In addition to the numerous sloppy passes and painfully ponderous build up play - at times both Berbatov and Bryan Ruiz appeared to be playing underwater - what made yesterday's impotent performance so hard to watch was waiting for Martin Jol to do something, anything, to affect the outcome of a match so clearly in need of a change. Until Sacha Riether went down injured, Jol seemed content to let the whole farcical display continue to its bitter end, averse to risk losing the one point on offer until Hatem Ben Arfa's wonder strike took even that off the table.
Even after the Dutchman's hand was forced by Ben Arfa's goal, the change was simply one of personnel rather than tactics, withdrawing Darren Bent in favor of Adel Taarabt who, even if he'd taken the chance presented to him by Fabricio Coloccini's wayward touch, would only have been papering over the cracks. Fulham didn't create anything and a soft goal in the game's dying minutes would not have been enough to conceal this ugly truth. Only David Stockdale's consistent heroics prevented the match from spiraling into an embarrassment.
So where does that leave us?
Well, I don't think it's too early to be alarmed. Yes, this was only the third match of the season, but this creative malaise has persisted since at least early April of last season and Fulham avoided a relegation scrap mostly through the ineptitude of the relegation sides rather than any praise worthy performances of its own.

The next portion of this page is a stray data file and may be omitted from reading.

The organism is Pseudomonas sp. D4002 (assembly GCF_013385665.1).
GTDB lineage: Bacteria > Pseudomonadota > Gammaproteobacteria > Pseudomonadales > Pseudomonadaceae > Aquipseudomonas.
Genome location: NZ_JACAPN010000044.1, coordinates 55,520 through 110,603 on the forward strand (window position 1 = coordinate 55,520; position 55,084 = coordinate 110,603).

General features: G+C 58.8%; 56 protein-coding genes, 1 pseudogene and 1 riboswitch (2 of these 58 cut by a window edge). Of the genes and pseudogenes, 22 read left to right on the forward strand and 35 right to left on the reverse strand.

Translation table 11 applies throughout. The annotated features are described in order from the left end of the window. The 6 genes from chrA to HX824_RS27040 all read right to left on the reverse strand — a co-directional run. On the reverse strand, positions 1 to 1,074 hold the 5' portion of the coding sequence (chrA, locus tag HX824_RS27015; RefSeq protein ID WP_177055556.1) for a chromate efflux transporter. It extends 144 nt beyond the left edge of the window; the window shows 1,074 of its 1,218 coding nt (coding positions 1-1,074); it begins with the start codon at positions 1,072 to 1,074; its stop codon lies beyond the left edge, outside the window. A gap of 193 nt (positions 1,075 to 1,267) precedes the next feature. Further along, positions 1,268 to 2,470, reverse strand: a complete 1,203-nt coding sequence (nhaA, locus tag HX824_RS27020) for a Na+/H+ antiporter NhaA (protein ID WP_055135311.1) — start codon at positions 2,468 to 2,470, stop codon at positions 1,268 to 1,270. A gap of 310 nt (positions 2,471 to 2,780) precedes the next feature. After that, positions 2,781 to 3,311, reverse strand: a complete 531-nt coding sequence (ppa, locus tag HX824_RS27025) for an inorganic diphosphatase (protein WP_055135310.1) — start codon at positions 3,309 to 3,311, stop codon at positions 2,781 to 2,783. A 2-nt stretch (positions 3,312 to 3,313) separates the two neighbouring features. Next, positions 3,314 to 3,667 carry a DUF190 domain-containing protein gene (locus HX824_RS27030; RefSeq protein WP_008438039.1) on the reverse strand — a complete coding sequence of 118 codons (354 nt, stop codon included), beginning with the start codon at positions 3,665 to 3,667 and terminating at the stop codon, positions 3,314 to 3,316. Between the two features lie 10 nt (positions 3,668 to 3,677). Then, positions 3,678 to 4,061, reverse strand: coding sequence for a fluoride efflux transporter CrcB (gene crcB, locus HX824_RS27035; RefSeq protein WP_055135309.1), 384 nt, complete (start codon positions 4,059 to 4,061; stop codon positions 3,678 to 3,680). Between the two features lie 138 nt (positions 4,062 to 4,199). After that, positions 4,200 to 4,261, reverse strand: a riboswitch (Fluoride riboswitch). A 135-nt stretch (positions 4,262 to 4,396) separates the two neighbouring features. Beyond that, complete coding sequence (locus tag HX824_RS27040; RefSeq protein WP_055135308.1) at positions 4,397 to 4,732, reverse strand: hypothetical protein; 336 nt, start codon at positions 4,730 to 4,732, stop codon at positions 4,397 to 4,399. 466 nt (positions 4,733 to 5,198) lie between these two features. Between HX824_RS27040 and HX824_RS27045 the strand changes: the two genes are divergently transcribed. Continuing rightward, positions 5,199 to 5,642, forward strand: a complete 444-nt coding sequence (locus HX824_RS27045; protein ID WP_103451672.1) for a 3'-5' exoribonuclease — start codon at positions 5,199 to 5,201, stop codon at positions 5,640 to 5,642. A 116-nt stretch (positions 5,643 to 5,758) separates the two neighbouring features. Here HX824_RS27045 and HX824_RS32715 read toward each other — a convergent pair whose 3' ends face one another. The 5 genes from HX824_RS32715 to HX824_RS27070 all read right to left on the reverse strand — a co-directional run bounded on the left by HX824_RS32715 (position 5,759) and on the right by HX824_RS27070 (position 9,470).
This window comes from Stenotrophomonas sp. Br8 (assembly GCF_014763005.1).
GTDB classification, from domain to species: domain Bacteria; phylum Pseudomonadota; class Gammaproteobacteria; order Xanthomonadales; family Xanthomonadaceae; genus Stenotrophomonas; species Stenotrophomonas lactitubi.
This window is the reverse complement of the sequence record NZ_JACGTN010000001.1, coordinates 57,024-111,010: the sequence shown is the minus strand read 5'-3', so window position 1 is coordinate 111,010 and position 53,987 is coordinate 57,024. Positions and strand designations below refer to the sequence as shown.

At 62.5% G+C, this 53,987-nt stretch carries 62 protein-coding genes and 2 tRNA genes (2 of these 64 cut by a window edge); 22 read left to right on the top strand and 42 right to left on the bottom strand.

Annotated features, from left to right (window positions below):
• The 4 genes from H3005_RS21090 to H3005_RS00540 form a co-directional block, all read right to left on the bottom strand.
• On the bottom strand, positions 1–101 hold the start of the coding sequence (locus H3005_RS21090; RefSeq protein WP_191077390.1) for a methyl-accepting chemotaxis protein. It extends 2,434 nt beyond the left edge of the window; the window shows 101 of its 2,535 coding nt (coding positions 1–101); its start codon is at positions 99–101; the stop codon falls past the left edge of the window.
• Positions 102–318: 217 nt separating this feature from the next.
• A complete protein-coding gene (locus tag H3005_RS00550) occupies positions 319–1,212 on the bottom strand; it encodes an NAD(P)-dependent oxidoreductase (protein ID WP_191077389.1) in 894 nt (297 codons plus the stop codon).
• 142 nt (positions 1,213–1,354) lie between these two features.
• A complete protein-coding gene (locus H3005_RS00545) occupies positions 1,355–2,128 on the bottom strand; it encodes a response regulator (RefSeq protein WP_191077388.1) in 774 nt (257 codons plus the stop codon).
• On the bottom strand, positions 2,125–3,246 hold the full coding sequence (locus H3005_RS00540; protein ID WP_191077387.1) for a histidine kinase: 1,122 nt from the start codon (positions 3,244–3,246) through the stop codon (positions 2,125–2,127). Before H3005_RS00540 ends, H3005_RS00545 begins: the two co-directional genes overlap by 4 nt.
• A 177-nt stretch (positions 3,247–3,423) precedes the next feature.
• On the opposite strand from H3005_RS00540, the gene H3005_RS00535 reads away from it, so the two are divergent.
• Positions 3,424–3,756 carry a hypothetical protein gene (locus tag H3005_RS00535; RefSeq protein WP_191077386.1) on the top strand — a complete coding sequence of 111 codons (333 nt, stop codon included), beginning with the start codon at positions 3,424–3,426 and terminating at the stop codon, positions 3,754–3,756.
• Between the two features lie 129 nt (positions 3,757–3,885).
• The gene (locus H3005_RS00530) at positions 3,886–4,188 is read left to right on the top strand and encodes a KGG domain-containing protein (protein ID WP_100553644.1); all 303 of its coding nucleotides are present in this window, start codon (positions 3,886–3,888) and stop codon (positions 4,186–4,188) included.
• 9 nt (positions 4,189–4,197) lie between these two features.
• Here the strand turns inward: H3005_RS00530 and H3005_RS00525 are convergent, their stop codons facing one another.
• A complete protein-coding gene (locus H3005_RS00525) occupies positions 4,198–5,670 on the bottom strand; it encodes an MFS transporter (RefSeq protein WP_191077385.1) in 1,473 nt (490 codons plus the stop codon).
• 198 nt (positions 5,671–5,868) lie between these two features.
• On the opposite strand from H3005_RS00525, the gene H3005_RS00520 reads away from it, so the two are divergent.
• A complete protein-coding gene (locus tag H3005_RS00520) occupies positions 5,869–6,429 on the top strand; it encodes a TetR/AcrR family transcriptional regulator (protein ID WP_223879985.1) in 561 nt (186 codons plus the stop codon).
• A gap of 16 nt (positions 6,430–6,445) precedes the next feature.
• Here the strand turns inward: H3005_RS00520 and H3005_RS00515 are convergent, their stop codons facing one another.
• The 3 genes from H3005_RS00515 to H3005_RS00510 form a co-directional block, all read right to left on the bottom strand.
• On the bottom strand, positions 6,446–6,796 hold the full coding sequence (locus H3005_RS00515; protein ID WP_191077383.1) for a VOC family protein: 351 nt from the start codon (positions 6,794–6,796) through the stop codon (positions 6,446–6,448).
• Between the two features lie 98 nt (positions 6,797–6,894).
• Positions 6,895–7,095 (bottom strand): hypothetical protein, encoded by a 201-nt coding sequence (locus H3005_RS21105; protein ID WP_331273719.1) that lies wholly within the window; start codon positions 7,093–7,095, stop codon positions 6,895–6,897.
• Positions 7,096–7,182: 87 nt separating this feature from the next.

Additionally, although positive signings and loan deals have brought in the likes of Darren Bent, Adel Taarabt, and Scott Parker, glaring needs for a functional left back and a proper creative midfielder have gone wholly unaddressed. The team's clinical lack of pace continues to compound a flawed tactical system predicated on Dimitar Berbatov sinking deep into midfield to get on the ball.
Herein lies my biggest concern with Martin Jol. It doesn't take Jose Mourinho or a UEFA A badge to see that Berbatov's insistence on dropping into midfield to demand the ball compresses Fulham's attack, slows transition, and isolates anyone who might be paired to play with him. It's a tactical approach that does not work and didn't work last campaign either, which means one of two things:
1) Martin Jol is asking Berbatov to play this way and is setting the team up accordingly with the belief that this system gives it the best chance to win matches.
2) Jol realizes, along with everyone else, that Berbatov's dalliances in midfield compress Fulham's attack, slow transitions, and isolate any striker asked to play with him but Berbatov does it anyway.
In option one, Martin Jol is tactically deficient. In option two, the gaffer's leadership has been hijacked by the ego of one temperamental genius and he's now as impotent as the Fulham side he's been tasked to lead.
Still think it's too early to be concerned?